MUMBAI: Only defence forces, law-enforcement agencies and a few select government companies are allowed to use drones, but that is not stopping civilian ‘droners’ from hitting the skies.
Over the past two years, Indians have spent close to Rs 40 crore buying civil drones, as per estimates of the Consortium of Unmanned Vehicle Systems India (CUVSI), reports The Economic Times.
Civil drones, which also include toy drones, bear price tags in the range of Rs 2,000 and Rs 50,000; a rough calculation hints at the presence of 40,000 drones in Indian skies.
“Commercial sales could have easily crossed Rs 100 crore by now,” reckons Pritam Sahu, cofounder of Edall Systems, a Bengaluru-based drone maker.
“Civil drones, which are smaller in size and possess lower flight altitude and payload-carrying capabilities, are attracting a lot of interest from buyers. These are mostly used for hobby-flying or aerial photography,” Sahu adds.
As per directorate general of civil aviation (DGCA) rules, it is illegal to employ drones for civilian purposes as these unmanned flying machines pose serious threat to national security.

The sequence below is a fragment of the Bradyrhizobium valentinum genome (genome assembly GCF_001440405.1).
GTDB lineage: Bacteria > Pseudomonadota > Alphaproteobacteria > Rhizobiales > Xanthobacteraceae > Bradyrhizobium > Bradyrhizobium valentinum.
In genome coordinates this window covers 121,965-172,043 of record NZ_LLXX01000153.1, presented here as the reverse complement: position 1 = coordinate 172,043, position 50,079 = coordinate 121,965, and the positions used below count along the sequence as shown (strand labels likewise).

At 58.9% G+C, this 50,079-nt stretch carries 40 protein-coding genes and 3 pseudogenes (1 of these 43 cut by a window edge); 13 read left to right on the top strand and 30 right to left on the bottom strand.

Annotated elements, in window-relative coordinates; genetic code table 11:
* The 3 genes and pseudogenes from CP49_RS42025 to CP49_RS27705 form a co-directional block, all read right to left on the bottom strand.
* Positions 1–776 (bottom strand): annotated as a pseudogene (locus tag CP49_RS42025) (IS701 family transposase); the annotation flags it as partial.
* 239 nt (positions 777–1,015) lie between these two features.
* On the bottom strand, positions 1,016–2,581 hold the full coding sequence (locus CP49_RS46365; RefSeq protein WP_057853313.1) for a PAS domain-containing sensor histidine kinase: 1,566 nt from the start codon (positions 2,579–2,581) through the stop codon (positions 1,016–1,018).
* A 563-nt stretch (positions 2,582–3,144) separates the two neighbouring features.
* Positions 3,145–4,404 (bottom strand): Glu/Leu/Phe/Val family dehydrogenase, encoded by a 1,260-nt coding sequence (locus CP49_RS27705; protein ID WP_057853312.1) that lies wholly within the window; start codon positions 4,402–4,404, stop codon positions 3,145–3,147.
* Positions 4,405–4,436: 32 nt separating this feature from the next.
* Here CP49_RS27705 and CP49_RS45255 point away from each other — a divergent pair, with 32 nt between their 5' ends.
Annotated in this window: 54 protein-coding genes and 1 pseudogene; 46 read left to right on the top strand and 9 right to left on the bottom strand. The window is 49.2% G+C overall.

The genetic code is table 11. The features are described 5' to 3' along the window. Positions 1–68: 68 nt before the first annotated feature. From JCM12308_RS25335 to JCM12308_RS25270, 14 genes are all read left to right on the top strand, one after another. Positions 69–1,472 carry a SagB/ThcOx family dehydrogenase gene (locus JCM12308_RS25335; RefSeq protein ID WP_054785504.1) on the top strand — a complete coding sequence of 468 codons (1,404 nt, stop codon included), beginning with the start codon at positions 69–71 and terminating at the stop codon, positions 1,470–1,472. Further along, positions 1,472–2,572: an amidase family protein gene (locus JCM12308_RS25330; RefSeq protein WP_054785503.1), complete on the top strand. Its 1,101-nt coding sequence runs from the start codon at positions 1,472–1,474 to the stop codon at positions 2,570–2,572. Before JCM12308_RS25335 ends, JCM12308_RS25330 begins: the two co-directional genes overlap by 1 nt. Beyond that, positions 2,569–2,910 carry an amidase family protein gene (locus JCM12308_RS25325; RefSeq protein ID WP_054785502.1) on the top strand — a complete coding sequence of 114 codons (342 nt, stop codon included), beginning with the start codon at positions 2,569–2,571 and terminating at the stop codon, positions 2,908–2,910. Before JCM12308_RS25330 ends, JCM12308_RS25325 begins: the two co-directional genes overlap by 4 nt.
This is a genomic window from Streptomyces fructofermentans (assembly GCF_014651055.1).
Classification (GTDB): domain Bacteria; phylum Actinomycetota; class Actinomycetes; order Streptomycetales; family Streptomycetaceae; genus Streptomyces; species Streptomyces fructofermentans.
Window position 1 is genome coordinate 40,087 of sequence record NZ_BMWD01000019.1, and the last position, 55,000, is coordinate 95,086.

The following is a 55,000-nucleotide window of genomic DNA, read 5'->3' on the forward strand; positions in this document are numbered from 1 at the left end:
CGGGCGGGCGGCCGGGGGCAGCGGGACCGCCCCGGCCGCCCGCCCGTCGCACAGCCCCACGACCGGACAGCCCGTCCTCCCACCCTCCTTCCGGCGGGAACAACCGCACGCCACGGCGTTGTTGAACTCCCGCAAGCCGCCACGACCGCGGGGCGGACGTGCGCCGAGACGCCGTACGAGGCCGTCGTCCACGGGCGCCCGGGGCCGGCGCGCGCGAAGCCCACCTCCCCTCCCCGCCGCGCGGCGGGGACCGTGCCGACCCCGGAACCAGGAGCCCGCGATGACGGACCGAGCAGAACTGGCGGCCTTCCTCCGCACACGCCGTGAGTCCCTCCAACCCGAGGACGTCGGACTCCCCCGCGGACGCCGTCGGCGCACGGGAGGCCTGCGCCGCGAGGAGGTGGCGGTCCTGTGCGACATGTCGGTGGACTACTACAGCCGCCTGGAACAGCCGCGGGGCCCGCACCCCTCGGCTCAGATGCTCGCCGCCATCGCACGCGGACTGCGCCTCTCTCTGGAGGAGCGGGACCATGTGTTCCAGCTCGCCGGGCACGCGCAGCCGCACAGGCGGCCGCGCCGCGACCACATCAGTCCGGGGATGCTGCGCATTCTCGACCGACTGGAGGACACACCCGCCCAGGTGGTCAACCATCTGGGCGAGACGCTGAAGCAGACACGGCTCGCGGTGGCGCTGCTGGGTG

“Civilian use of unmanned aerial vehicles (UAVs) is not permitted in India,” clarifies Huzefa Tavawalla, who heads international commercial law practice at Nishith Desai Associates, a prominent law firm.
“The DGCA has banned use of civilian drones, but its sale, per se, is not banned… So you’ll be able to buy drones, but you’re not legally allowed to fly them,” he adds.
Drones are used by PSUs such as NTPC, ONGC, railways, mapping & surveying agencies and warehousing companies. World over, drones are used by telecom service providers, mining firms, transport operators and large agriculture & food processing companies.
Pilgrimage centres such as Tirumala Tirupati Devasthanams use drones as part of their security detail. Police departments across India have started using drones for surveillance at crowded places – a noteworthy mention being use of UAVs at Kumbh Mela ghats.